WION Web Team Delhi, India
Feb 27, 2018, 09.55 AM
The North Pole is experiencing a sudden surge in temperatures which has left the environmentalists and experts stunned. The North Pole is usually at its coldest around this time of the year. Despite this, the region has seen a historic thaw after an enormous storm pumped an intense pulse of heat through the Greenland Sea.
It is unlikely for the North Pole to get the sight of the Sun until till March 20; meanwhile, the temperature in the region has already mounted to 35 degrees Fahrenheit, around 2 degree Celsius.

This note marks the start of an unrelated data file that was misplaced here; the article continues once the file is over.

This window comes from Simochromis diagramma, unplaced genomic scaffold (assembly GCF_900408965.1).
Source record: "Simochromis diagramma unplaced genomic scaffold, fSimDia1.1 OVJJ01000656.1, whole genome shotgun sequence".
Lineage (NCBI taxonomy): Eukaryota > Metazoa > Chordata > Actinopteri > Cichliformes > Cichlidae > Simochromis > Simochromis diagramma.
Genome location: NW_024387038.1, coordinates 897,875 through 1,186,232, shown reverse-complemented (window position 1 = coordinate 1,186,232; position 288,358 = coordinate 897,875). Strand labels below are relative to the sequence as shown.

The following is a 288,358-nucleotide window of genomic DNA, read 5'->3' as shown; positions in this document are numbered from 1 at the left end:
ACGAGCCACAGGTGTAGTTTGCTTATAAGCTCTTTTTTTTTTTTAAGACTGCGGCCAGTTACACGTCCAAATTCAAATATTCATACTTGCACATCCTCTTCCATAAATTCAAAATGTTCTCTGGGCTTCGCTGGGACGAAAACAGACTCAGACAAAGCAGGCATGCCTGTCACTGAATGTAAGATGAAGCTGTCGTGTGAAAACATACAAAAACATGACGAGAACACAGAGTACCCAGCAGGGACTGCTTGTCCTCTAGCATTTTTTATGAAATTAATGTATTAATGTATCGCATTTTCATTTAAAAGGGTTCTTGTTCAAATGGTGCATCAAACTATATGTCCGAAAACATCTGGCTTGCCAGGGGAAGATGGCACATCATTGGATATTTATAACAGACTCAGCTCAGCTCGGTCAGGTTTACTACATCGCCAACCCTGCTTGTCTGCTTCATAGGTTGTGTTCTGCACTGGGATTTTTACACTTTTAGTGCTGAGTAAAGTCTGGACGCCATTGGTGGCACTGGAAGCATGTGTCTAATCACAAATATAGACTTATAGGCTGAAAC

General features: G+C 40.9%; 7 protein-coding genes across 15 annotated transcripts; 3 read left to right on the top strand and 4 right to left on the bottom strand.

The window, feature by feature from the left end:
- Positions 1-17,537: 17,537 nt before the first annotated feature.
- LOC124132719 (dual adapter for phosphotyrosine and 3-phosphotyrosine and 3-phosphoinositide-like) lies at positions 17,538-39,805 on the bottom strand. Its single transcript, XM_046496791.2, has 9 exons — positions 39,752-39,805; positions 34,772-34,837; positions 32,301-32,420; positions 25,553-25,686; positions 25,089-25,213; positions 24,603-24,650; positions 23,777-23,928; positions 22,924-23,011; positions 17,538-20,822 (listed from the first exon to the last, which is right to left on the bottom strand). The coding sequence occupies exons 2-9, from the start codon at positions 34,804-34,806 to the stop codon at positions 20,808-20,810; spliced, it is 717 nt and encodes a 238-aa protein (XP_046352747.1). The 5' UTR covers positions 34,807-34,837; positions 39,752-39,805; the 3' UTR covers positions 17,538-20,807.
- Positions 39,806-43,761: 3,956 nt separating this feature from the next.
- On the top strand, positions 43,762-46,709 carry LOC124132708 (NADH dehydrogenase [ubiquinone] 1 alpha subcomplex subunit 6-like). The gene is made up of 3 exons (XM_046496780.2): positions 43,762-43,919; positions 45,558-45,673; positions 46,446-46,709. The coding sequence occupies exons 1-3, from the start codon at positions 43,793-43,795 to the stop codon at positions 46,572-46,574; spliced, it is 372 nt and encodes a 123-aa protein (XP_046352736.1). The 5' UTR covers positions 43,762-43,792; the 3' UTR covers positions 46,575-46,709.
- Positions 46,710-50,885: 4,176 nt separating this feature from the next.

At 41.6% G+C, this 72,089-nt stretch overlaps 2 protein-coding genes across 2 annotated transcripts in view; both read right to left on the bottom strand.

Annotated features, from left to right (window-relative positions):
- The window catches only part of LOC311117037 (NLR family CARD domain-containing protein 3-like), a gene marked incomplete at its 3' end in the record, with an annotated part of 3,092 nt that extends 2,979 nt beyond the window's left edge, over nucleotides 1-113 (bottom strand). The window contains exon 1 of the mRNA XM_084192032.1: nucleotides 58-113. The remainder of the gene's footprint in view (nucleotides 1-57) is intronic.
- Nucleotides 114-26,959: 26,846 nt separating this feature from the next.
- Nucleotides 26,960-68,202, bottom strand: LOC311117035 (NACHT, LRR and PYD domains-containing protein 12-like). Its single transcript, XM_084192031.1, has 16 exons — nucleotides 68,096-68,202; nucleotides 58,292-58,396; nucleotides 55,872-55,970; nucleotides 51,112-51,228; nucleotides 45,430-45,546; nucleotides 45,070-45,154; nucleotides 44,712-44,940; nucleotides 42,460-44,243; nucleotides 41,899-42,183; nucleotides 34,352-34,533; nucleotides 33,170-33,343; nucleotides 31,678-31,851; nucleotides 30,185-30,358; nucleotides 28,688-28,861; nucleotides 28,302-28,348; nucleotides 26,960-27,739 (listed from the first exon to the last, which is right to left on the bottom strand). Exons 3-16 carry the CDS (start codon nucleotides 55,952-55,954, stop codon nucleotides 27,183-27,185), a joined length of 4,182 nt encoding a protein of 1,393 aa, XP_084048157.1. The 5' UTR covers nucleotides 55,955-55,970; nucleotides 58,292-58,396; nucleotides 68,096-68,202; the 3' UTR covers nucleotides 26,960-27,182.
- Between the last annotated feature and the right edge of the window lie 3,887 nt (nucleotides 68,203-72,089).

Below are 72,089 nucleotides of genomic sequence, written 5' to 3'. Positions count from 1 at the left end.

According to Zack Labe, a climate scientist from the University of California at Irvine, this is one of the most expansive warm intrusions to have hit the region for the longest time.
"No other warm intrusions were very close to this," Labe said in an interview, describing a data set maintained by the Danish Meteorological Institute that dated back to 1958. "I was taken by surprise how expansive this warm intrusion was," Labe noted.
Some of the previously conducted studies have noted climatic intrusions to have become more frequent ever since the 1980s.
The change in temperature has been linked to the decline of winter sea ice in the Arctic; January's ice extent was the lowest on record.